Qatar tries to broker Palestinian unity

The foreign minister of Qatar has held talks with rival Palestinian leaders in a bid to calm deadly tensions and break the deadlock on forming a unity government.

    Shaikh Hamad is in Gaza for talks with Palestinian leaders

    Sheikh Hamad bin Jassem bin Jabr al-Thani arrived in Gaza City late on Monday and went straight into talks with Mahmoud Abbas, the Palestinian president.

    He later met Ismail  Haniya, the Palestinian prime minister from the Hamas.  

    "He will discuss the forming of a national unity government and  will try to bring both sides closer," one official said on condition of anonymity.

    Nabil Abu Rudeina, a Palestinian presidential spokesman, had earlier confirmed that Abbas would meet Sheikh Hamad "in order to continue  discussion which started last week" when Abbas visited the Qatari capital Doha.  

    Qatari initiative

    Qatar has put forward proposals to Khaled Meshaal, the Hamas leader, designed to end a standoff that has prevented the formation of a new Palestinian government and triggered the worst internal violence in a decade.

    The present Hamas-led Palestinian government has been embroiled in a bitter power struggle with President Abbas of the once-dominant Fatah faction that has raised fears of civil war. 

    "There is a Qatari initiative on the table to narrow Palestinian differences. We cannot discuss the details, but Hamas is committed to a national unity government"

    Izzat Mohammad Rishq, a Hamas member

    Palestinian politicians said the proposals included forming a "technocratic government" and a meeting between Abbas and Meshaal, whose Hamas movement won Palestinian elections in January. Some Hamas leaders like Meshaal live in exile.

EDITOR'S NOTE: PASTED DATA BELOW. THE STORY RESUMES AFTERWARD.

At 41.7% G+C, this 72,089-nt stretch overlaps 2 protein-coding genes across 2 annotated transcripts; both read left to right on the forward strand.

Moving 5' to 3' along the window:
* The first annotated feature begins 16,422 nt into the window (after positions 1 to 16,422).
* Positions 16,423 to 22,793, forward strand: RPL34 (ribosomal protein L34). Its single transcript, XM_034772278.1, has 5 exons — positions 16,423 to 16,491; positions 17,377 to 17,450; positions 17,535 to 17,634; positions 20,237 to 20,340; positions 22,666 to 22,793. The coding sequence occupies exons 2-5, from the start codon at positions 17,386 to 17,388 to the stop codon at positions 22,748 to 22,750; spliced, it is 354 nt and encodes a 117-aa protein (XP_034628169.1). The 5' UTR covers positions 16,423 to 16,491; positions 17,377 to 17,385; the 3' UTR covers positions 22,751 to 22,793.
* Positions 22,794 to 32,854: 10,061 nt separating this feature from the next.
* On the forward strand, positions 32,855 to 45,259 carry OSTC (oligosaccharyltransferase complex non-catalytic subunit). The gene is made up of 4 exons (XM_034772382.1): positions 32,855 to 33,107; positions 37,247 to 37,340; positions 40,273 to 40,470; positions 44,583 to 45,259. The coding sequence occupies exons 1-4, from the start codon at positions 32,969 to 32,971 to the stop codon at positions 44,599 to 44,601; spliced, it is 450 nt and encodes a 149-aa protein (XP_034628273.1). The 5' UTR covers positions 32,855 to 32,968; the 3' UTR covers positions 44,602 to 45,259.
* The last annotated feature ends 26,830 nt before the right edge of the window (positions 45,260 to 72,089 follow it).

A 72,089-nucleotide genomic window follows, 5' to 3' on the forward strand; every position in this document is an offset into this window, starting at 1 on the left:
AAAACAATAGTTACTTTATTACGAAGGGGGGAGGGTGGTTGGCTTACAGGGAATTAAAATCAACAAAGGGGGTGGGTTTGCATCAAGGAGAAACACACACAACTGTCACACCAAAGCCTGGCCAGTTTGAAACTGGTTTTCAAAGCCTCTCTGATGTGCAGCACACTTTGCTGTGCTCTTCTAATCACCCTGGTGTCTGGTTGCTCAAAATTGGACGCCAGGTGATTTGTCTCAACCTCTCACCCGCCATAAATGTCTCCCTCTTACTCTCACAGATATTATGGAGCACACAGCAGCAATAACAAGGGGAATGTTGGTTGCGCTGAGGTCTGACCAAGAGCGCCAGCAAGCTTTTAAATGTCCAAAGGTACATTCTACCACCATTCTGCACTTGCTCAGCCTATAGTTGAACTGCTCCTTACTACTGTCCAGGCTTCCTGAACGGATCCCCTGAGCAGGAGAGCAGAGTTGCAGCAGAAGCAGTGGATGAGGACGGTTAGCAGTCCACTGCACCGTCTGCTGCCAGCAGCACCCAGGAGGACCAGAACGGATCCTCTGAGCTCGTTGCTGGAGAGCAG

Izzat Mohammad Rishq, a high-level Hamas member, told Reuters: "There is a Qatari initiative on the table to narrow Palestinian differences. We cannot discuss the details, but Hamas is committed to a national unity government".

    The key obstacles to the formation of a government have been Hamas' refusal to participate in any administration that recognises Israel and to renounce armed struggle against the Jewish state.

    "The Qataris are trying to find a way around this. Hamas thinks that Abbas is also under pressure and views his latest moves as an attempted coup," said one Palestinian politician, asking not to be named.

    Qatar's foreign minister is attempting to negotiate a deal between Abbas and Haniya.

    "He will discuss the forming of a national unity government and will try to bring both sides closer," a senior official said.

    Reconciliation document

    Hamas agreed to a national unity deal in September based on a reconcilation document drawn up by Palestinian prisoners in Israel, but talks have stalled over the movement's refusal to recognise Israel.

    Abbas last week gave Hamas another two weeks to accept a political programme which would be acceptable to the US and the UN, saying that talks had broken down completely.

    The talks have since been overshadowed by violent clashes between Hamas loyalists and supporters of Abbas's Fatah movement.

    Abbas's Fatah movement argues the president has the right to call early parliamentary elections, but Hamas disputes this.

    SOURCE: Aljazeera + Agencies


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